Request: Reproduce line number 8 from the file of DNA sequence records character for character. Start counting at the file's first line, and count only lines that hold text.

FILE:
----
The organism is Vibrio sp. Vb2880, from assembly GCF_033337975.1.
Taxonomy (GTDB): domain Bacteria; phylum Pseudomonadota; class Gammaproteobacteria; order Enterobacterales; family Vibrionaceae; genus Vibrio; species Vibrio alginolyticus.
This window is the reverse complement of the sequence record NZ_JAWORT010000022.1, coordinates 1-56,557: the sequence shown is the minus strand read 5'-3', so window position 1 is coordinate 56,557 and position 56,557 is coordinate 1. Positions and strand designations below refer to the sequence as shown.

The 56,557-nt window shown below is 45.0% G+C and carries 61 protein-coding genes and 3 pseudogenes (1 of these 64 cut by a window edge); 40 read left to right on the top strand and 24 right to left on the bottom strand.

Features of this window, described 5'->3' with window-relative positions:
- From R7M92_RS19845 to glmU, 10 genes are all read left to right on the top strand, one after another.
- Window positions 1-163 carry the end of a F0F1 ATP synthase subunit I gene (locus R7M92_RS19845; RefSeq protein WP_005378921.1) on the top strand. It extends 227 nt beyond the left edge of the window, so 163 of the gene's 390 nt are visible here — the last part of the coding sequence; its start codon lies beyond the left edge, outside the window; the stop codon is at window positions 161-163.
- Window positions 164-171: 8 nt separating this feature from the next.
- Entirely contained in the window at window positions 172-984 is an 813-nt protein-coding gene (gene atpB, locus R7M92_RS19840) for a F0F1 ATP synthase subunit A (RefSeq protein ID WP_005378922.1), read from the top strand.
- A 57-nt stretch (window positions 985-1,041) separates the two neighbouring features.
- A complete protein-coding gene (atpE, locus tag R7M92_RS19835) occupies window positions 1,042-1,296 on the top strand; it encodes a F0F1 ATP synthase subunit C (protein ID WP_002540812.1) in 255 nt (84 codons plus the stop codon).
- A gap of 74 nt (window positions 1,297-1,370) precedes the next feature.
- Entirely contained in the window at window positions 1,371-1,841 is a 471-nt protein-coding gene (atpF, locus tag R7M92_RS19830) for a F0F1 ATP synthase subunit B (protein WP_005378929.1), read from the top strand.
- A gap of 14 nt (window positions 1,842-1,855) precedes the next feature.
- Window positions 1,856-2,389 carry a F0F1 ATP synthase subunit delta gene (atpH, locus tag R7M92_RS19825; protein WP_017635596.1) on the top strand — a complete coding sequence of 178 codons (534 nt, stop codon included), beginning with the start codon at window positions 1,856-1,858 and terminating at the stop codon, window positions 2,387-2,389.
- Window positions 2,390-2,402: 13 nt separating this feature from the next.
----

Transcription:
- Window positions 164-171: 8 nt separating this feature from the next.